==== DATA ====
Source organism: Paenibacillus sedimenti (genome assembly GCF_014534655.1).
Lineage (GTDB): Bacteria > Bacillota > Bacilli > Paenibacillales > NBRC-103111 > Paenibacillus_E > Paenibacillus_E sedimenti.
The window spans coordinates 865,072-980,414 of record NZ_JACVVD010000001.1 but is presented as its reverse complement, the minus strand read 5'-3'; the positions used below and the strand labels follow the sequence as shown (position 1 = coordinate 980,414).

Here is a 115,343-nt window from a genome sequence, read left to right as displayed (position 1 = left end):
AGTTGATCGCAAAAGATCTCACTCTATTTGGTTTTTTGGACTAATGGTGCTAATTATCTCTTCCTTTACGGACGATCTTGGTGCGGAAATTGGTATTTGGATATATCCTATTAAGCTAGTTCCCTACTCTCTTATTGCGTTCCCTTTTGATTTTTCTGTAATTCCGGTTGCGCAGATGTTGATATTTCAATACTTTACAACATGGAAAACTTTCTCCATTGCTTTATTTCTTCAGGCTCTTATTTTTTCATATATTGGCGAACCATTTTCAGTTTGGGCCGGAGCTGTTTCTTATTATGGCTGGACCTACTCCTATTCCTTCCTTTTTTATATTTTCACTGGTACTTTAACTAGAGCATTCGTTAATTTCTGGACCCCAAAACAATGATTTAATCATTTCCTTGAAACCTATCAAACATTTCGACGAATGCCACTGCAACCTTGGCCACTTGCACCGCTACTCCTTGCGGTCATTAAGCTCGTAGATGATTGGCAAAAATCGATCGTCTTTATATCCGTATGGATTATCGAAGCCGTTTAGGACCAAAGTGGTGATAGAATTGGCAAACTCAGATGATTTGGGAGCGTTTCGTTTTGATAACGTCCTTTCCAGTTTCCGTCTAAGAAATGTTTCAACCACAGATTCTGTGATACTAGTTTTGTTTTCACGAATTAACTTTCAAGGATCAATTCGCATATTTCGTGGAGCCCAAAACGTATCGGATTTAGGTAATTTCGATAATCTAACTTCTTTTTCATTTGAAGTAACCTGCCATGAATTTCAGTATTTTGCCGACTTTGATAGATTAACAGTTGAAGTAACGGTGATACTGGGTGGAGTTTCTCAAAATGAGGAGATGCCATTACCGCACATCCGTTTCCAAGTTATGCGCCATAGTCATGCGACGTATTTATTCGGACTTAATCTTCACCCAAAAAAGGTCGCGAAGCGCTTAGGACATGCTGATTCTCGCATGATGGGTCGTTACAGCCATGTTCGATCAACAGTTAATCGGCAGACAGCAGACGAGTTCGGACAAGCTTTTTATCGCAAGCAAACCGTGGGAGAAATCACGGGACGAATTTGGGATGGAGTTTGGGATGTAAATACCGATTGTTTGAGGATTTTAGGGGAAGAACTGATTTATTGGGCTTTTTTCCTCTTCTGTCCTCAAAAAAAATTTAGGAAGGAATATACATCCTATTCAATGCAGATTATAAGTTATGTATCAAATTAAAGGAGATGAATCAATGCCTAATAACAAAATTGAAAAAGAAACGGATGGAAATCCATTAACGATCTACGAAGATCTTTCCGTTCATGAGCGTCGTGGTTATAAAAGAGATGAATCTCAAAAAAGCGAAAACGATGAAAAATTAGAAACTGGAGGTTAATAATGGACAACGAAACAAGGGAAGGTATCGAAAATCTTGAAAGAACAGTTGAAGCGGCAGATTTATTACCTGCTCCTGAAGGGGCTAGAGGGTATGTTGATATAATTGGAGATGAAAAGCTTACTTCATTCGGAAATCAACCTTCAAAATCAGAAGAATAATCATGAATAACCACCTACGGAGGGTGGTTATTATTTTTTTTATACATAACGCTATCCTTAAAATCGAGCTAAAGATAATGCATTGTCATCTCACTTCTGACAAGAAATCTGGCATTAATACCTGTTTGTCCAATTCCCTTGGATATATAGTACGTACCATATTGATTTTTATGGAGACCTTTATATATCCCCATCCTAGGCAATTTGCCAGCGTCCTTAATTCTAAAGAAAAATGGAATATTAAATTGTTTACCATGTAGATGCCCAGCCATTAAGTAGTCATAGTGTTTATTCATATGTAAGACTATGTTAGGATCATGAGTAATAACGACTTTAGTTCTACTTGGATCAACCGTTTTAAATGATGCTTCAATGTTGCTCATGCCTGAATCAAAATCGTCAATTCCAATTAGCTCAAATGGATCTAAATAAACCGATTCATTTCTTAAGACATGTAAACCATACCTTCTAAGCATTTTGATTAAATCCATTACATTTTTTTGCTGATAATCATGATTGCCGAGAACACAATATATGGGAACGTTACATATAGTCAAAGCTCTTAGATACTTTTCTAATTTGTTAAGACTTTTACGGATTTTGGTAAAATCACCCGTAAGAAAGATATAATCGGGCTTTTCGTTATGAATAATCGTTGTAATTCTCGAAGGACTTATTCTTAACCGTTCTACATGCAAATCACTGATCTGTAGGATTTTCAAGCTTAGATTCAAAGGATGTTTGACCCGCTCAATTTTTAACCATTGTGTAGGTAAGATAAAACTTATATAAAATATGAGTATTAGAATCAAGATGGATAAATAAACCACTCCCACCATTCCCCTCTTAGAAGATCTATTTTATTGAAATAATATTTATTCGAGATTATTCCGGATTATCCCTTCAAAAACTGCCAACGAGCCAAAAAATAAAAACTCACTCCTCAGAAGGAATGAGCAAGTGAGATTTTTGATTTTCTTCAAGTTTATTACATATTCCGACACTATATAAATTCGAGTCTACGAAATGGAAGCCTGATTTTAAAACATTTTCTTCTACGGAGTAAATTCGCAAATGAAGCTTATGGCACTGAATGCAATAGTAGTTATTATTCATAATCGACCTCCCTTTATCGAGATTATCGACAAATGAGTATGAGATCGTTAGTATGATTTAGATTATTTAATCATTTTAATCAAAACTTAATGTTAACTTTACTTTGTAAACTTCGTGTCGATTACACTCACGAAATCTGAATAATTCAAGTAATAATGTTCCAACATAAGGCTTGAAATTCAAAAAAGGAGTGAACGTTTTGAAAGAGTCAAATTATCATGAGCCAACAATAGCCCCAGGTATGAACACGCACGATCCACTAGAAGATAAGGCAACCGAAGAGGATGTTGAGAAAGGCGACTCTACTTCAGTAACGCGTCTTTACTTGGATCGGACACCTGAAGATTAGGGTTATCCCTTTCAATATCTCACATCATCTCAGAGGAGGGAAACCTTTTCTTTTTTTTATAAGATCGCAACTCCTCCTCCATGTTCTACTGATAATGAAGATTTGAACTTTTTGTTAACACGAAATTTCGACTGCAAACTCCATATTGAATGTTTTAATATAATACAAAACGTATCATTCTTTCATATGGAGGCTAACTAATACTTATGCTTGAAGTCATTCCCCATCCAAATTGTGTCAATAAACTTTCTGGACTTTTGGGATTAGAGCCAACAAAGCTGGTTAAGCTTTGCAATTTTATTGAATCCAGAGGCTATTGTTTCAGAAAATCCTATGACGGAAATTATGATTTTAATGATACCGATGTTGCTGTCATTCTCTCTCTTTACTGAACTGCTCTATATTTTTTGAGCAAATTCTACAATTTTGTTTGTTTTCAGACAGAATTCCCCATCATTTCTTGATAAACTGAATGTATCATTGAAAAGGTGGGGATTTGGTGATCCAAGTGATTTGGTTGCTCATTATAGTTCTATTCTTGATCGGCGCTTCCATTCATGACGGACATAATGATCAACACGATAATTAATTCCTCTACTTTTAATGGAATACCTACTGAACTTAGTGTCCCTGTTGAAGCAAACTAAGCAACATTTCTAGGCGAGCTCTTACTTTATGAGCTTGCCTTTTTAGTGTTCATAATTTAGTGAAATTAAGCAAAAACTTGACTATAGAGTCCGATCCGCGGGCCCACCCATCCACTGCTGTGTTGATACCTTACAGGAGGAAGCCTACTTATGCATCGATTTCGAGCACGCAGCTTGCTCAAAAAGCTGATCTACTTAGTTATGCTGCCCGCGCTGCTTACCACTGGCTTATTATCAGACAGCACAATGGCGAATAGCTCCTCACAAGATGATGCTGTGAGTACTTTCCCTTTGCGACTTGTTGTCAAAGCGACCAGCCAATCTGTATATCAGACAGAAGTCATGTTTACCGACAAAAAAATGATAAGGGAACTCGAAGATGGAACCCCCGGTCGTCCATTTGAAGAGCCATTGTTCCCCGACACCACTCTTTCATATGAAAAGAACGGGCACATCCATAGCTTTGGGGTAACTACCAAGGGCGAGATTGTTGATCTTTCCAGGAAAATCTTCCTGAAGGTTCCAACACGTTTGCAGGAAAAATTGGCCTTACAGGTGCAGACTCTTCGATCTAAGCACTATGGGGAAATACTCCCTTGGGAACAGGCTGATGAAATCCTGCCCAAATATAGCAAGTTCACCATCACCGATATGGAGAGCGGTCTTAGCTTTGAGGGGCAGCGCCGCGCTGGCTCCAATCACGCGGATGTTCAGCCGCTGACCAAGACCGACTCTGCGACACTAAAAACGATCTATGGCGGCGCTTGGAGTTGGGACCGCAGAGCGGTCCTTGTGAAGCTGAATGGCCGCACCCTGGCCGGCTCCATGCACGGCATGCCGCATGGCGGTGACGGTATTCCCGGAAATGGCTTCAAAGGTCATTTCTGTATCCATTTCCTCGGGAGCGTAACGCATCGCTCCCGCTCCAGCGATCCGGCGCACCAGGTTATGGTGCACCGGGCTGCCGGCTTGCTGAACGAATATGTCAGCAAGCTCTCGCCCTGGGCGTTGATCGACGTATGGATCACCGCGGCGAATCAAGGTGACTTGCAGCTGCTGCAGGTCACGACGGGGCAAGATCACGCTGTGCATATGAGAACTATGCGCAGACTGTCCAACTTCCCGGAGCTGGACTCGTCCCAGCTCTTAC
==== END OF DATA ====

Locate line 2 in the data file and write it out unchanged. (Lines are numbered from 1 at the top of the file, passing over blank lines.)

Lineage (GTDB): Bacteria > Bacillota > Bacilli > Paenibacillales > NBRC-103111 > Paenibacillus_E > Paenibacillus_E sedimenti.